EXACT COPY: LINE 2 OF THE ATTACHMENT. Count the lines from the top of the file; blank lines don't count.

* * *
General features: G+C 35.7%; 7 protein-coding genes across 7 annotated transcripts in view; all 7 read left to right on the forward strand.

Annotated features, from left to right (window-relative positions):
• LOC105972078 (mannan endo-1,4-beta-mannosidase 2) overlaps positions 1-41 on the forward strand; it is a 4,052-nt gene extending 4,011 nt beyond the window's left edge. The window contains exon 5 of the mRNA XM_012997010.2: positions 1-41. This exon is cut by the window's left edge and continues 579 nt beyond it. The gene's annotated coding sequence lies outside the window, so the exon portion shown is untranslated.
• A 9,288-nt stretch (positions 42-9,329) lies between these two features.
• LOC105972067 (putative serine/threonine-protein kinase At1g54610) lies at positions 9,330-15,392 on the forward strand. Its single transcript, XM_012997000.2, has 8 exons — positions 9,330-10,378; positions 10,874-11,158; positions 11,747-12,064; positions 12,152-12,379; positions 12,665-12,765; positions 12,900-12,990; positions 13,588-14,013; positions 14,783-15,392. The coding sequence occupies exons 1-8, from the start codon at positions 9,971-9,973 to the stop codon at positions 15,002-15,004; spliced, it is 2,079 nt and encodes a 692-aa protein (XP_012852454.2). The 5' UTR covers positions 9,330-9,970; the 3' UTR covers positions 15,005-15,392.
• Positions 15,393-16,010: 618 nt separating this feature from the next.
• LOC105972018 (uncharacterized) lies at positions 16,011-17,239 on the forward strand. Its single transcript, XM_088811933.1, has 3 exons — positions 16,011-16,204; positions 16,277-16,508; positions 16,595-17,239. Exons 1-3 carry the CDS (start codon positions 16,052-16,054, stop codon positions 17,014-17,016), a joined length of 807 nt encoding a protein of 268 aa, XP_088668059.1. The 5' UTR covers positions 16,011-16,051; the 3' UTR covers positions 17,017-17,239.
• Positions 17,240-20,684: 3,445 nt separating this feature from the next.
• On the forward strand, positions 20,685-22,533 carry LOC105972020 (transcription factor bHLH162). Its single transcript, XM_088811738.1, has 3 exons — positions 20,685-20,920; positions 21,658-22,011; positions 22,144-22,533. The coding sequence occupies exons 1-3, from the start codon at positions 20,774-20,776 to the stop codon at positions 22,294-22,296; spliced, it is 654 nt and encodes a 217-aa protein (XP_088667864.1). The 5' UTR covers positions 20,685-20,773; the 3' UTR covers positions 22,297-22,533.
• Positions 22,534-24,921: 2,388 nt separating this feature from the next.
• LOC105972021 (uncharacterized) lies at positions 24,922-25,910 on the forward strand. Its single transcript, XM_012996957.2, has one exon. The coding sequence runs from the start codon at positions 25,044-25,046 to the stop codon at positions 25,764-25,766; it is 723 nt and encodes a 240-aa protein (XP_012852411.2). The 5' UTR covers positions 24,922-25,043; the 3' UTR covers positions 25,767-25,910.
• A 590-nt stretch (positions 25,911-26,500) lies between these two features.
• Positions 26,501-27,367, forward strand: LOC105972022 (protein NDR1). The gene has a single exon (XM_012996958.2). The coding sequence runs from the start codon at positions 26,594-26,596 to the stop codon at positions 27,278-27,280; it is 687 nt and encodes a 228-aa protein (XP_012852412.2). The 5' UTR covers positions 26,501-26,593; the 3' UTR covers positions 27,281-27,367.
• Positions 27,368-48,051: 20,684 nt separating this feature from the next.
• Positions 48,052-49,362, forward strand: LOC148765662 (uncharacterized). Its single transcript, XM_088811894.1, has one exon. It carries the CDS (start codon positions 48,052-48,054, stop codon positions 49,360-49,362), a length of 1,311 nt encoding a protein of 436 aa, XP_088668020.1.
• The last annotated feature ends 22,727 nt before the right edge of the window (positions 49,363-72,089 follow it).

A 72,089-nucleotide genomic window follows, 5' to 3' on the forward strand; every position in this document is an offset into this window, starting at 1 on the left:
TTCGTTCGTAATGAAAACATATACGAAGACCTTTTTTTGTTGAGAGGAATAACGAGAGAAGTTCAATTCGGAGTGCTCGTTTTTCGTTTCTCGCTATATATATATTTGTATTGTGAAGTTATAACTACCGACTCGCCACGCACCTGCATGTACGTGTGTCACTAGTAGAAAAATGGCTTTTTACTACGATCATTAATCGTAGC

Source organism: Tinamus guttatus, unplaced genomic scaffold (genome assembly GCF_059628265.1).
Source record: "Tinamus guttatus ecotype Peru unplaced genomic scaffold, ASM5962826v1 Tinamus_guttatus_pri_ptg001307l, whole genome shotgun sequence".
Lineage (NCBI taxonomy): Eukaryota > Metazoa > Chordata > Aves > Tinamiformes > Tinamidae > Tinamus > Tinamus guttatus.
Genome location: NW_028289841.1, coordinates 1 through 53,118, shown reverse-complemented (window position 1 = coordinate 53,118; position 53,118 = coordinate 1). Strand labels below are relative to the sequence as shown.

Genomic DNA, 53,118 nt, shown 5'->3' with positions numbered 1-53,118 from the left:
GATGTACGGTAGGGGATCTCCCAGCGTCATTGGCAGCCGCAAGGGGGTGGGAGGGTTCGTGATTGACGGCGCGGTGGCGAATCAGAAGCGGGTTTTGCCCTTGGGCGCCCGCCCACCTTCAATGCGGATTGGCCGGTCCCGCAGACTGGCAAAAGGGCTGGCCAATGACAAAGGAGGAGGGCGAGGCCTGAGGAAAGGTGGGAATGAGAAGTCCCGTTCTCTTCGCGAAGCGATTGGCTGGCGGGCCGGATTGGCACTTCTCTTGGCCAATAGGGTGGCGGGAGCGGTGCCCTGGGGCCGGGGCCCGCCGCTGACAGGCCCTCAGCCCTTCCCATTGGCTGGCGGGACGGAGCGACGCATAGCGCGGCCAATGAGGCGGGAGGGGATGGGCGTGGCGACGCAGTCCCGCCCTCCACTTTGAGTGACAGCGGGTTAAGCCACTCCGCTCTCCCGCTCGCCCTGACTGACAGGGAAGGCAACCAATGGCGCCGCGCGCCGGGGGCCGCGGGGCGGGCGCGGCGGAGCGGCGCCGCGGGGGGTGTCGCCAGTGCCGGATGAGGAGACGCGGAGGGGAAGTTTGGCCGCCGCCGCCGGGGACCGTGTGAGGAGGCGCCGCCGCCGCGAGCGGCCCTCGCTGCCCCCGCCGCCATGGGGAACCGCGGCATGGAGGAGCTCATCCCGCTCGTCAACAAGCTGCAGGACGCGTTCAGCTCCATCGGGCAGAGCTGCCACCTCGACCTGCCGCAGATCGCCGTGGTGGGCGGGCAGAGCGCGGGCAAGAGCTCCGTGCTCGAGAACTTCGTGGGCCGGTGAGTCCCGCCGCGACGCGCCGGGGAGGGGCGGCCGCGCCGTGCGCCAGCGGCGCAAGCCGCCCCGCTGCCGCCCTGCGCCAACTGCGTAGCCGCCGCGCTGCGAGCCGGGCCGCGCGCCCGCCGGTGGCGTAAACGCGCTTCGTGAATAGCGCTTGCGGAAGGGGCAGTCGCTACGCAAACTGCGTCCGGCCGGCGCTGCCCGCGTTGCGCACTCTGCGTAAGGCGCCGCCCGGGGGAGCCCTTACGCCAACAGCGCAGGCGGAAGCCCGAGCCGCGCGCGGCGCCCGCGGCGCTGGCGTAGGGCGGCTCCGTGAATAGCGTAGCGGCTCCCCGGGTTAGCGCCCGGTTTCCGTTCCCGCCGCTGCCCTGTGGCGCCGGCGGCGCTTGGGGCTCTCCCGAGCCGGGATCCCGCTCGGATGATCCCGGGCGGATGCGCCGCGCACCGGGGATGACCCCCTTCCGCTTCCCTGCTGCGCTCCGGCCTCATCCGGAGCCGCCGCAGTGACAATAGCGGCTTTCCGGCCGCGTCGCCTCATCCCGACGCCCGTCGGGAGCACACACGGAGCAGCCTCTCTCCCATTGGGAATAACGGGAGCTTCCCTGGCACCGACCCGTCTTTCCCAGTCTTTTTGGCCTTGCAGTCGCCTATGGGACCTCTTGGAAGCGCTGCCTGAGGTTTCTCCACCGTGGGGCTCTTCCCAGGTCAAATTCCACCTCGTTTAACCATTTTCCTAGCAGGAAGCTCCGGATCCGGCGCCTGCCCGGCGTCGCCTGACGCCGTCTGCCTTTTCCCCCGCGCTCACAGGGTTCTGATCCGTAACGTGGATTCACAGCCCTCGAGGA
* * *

Annotated features, from left to right (window-relative positions):